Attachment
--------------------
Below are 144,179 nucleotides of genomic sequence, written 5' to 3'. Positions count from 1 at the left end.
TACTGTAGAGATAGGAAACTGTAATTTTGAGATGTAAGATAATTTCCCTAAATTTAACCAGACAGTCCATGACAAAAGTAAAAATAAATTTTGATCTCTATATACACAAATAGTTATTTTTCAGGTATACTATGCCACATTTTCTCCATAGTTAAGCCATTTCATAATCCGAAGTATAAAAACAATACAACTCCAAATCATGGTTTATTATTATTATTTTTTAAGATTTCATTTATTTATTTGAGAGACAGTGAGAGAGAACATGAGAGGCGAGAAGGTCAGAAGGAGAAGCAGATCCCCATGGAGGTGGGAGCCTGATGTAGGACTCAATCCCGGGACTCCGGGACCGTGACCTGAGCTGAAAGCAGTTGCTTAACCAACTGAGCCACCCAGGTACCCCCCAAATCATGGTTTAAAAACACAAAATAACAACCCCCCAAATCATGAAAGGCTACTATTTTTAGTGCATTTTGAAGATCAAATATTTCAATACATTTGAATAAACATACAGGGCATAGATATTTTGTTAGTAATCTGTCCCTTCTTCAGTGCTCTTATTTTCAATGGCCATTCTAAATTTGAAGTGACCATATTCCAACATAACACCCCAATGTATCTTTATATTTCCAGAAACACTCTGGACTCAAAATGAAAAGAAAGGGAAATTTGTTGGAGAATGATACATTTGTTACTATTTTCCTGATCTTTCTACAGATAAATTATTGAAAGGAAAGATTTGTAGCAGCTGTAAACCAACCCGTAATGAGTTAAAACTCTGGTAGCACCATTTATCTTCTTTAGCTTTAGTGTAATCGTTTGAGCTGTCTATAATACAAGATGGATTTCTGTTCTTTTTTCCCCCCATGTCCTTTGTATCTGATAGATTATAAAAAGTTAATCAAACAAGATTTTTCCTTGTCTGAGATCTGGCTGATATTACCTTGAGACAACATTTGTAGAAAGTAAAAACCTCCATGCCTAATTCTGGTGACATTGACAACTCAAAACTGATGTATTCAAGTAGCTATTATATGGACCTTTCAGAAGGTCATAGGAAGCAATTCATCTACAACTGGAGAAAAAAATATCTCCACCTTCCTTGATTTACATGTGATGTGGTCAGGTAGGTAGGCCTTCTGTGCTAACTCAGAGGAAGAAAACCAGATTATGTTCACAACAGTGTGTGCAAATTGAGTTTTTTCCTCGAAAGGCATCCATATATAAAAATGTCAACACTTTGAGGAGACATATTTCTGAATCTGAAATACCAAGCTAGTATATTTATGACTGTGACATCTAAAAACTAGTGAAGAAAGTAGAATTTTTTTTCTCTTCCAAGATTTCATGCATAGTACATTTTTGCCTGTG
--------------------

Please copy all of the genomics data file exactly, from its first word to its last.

Below are 144,179 nucleotides of genomic sequence, written 5' to 3'. Positions count from 1 at the left end.
TACTGTAGAGATAGGAAACTGTAATTTTGAGATGTAAGATAATTTCCCTAAATTTAACCAGACAGTCCATGACAAAAGTAAAAATAAATTTTGATCTCTATATACACAAATAGTTATTTTTCAGGTATACTATGCCACATTTTCTCCATAGTTAAGCCATTTCATAATCCGAAGTATAAAAACAATACAACTCCAAATCATGGTTTATTATTATTATTTTTTAAGATTTCATTTATTTATTTGAGAGACAGTGAGAGAGAACATGAGAGGCGAGAAGGTCAGAAGGAGAAGCAGATCCCCATGGAGGTGGGAGCCTGATGTAGGACTCAATCCCGGGACTCCGGGACCGTGACCTGAGCTGAAAGCAGTTGCTTAACCAACTGAGCCACCCAGGTACCCCCCAAATCATGGTTTAAAAACACAAAATAACAACCCCCCAAATCATGAAAGGCTACTATTTTTAGTGCATTTTGAAGATCAAATATTTCAATACATTTGAATAAACATACAGGGCATAGATATTTTGTTAGTAATCTGTCCCTTCTTCAGTGCTCTTATTTTCAATGGCCATTCTAAATTTGAAGTGACCATATTCCAACATAACACCCCAATGTATCTTTATATTTCCAGAAACACTCTGGACTCAAAATGAAAAGAAAGGGAAATTTGTTGGAGAATGATACATTTGTTACTATTTTCCTGATCTTTCTACAGATAAATTATTGAAAGGAAAGATTTGTAGCAGCTGTAAACCAACCCGTAATGAGTTAAAACTCTGGTAGCACCATTTATCTTCTTTAGCTTTAGTGTAATCGTTTGAGCTGTCTATAATACAAGATGGATTTCTGTTCTTTTTTCCCCCCATGTCCTTTGTATCTGATAGATTATAAAAAGTTAATCAAACAAGATTTTTCCTTGTCTGAGATCTGGCTGATATTACCTTGAGACAACATTTGTAGAAAGTAAAAACCTCCATGCCTAATTCTGGTGACATTGACAACTCAAAACTGATGTATTCAAGTAGCTATTATATGGACCTTTCAGAAGGTCATAGGAAGCAATTCATCTACAACTGGAGAAAAAAATATCTCCACCTTCCTTGATTTACATGTGATGTGGTCAGGTAGGTAGGCCTTCTGTGCTAACTCAGAGGAAGAAAACCAGATTATGTTCACAACAGTGTGTGCAAATTGAGTTTTTTCCTCGAAAGGCATCCATATATAAAAATGTCAACACTTTGAGGAGACATATTTCTGAATCTGAAATACCAAGCTAGTATATTTATGACTGTGACATCTAAAAACTAGTGAAGAAAGTAGAATTTTTTTTCTCTTCCAAGATTTCATGCATAGTACATTTTTGCCTGTG